Hey Phoenix Zoo, that ferret is from Wyoming

This past spring, I noticed that Wyoming’s black-footed ferret is a rock star at the Phoenix Zoo. In fact, you might think the elusive little critter was native to Arizona.

Not so.

Here is the real story.

An obscure place in the Cowboy State was the host of one of the most impressive recovery stories of an apparently extinct animal that has occurred in America over the last several decades.

The famous naturalist and artist John James Audubon first painted and published reports of the critter around 1846. In 1979, the black-footed ferret was declared extinct in the world.

In 1981, Lucille Hogg’s pet dog Shep dragged home a carcass of an unusual animal at their ranch home near Meeteetse. Lucille was a fixture in Meeteetse at her Lucille’s Café. She and husband John took the odd critter to a local taxidermist to talk about possibly getting it mounted.

The taxidermist took one look at it and after a long pause said he needed to make a phone call. When he returned he said this animal was not only an endangered species, but it was extinct!

Wyoming Game and Fish officials descended en masse on Meeteetse and the Hogg home. The hunt was on for the rest of the animals.

This was an amazing coincidence involving a pesky dog and some folks who thought they had found a really odd-looking animal. Thankfully that taxidermist was alert enough to contact the Game and Fish.

Our local newspaper in Lander, along with most newspapers in Wyoming, ran news stories and ads in the late 1970s trying to locate any colonies of the elusive nocturnal animal. None were found.

An animal called a “ferret” is common in America as a pet. But these critters are not native. They are originally from Europe. The only local ferret in America is the Black-footed ferret, which originally roamed all over North America.

In a column last year, I wrote about how reliant the American Indians were on the buffalo for food, clothing and shelter. Well, in this case, the prairie dog is the buffalo to the Black-footed ferret. The latter’s entire existence is based on killing and eating prairie dogs.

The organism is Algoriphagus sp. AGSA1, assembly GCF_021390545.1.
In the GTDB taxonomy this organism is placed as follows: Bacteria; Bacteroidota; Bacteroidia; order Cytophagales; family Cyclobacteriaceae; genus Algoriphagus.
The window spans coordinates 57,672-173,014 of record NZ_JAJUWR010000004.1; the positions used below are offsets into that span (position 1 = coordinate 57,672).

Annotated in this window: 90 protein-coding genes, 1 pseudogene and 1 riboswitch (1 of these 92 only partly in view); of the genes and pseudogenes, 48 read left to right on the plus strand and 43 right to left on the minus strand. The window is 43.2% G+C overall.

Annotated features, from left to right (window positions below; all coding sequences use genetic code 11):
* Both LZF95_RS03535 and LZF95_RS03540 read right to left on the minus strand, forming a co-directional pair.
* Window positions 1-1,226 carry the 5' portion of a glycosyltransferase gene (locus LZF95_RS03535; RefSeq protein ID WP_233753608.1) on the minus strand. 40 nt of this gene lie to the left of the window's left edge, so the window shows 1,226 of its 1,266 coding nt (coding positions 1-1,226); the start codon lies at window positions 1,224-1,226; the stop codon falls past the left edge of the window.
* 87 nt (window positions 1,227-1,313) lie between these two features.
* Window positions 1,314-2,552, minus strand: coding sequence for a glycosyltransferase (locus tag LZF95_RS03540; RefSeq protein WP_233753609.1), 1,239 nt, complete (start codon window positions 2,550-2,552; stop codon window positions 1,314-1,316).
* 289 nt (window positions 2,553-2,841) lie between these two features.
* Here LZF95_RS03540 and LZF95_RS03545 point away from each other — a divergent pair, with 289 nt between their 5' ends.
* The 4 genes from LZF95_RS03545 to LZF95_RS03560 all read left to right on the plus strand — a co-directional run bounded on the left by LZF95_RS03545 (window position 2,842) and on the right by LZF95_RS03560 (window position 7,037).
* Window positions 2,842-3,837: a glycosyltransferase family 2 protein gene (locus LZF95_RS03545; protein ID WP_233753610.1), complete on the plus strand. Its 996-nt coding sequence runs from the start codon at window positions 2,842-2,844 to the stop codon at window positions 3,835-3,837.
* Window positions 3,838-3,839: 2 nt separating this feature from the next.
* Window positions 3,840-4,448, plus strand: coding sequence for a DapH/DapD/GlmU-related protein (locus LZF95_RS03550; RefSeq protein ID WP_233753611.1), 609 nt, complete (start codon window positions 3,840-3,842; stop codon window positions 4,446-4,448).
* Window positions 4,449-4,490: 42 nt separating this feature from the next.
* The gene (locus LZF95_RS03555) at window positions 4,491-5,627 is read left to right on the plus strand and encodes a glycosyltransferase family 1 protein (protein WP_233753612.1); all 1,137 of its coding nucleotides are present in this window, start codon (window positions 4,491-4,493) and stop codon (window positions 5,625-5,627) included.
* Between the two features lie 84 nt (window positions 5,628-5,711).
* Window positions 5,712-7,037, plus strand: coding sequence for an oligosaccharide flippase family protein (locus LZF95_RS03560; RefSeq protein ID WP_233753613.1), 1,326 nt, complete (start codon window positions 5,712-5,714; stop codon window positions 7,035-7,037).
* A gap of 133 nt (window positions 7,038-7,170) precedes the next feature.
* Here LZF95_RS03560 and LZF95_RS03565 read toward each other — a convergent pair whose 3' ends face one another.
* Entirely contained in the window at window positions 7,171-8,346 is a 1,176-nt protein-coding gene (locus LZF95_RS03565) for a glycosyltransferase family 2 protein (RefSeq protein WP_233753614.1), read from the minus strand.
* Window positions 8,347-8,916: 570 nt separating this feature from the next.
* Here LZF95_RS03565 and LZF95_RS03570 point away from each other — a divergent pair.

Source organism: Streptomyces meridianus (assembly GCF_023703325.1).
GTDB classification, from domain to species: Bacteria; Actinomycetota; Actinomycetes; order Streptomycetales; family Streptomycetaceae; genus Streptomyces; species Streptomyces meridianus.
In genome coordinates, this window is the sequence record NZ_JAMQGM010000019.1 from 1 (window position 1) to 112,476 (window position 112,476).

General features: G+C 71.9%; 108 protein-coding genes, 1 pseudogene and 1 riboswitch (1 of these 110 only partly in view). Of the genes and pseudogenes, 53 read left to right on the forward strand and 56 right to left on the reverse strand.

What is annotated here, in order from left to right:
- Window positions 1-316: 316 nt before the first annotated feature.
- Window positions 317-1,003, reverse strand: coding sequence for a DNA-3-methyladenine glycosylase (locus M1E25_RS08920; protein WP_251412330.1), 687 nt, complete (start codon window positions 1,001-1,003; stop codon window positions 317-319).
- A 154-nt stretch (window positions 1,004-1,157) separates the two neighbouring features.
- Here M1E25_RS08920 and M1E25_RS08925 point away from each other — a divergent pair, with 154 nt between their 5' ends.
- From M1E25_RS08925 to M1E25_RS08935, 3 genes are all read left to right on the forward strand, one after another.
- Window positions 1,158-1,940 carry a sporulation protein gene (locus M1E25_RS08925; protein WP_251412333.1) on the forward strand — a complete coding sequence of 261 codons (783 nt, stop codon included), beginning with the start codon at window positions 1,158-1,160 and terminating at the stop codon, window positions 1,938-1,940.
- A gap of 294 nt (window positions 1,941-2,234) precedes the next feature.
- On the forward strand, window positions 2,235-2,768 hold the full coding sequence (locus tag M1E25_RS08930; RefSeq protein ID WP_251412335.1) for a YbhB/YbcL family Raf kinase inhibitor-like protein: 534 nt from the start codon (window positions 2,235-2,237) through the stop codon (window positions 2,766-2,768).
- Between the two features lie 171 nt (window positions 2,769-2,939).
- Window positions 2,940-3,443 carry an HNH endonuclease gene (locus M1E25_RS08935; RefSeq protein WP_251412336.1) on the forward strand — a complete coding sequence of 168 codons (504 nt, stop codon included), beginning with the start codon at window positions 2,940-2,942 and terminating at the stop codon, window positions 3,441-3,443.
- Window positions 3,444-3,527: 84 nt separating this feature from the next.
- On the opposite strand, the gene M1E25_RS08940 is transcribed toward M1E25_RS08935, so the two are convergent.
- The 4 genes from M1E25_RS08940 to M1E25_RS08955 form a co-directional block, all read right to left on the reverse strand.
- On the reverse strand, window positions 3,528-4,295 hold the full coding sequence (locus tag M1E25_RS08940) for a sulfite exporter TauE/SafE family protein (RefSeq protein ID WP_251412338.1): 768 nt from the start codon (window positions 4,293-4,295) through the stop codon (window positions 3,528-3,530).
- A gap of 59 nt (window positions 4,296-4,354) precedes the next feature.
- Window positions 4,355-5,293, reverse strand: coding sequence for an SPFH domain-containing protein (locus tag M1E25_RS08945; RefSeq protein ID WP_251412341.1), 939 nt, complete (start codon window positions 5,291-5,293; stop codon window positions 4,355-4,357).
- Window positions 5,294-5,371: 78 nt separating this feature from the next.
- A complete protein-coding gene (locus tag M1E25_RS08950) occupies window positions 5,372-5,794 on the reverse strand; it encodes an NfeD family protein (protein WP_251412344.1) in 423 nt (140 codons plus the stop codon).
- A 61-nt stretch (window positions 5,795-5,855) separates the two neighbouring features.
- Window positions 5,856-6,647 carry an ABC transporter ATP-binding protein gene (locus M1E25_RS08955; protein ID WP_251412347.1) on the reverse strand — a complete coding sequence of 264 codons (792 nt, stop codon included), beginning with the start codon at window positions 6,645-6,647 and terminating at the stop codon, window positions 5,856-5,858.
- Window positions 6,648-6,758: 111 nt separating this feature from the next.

One Game and Fish biologist described the relationship as the prairie dog providing “room and board” for the ferrets, since ferrets live in abandoned prairie dog towns. One study showed that an adult female Black-footed ferret and her litter of kits will kill and eat over 1,000 prairie dogs a year for their diet.

This ferret looks a lot like a mink but the two animals are not related. Our Ferret has a close relative in Europe called the Polecat, not to be confused with the expression “doggone polecat” to describe a bad guy in old-time Wyoming.

Bob Oakleaf and Andrea Orabona, non-game biologists of the G&F, worked on the recovery project, which is featured in a video on YouTube.

Back in the 1980s, G&F staffers tried to locate the rest of the pack of ferrets, using an old-style trap and then some huge hand-held antennas. G&F staff walked around trying to track the ferrets, which had radio collars installed on them.

Ultimately they found over 50 of the ferrets and the small colony seemed to be doing well.

But this did not last long.

The reason the Black-footed ferret was declared extinct in 1979 was because of a disease called plague, which had been wiping out prairie dogs and killing ferrets at the same time.

By 1985, the number of Meeteetse ferrets was down to 18 and the decision was made to put them in a captive facility to prevent further deaths leading to extinction.

The initial facility was in Sybille Canyon. As the G&F was able to breed more ferrets, other places got involved, including the Phoenix Zoo.

Today, ferrets have been re-released to the outdoors. A big event was held in Meeteetse on July 26, 2016, where the critters were re-introduced to their original home area. There are now more than 1,500 ferrets running loose. Not good news for prairie dogs.

Meanwhile, I even bought a tee shirt at the Phoenix Zoo, which was emblazoned with a big logo for the zoo.

I cannot blame Arizonans for wanting to take some credit for this amazing survival success story. In the brief information piece about the ferret, Wyoming was hardly mentioned and the location where they were found was spelled “Meteetse.”

Over the years the zoo has provided over 500 Black-footed ferrets, which have been re-introduced into the wild. So, I grudgingly have to give them a little bit of credit after all.

Not sure I will ever wear that tee shirt back here in Wyoming, though.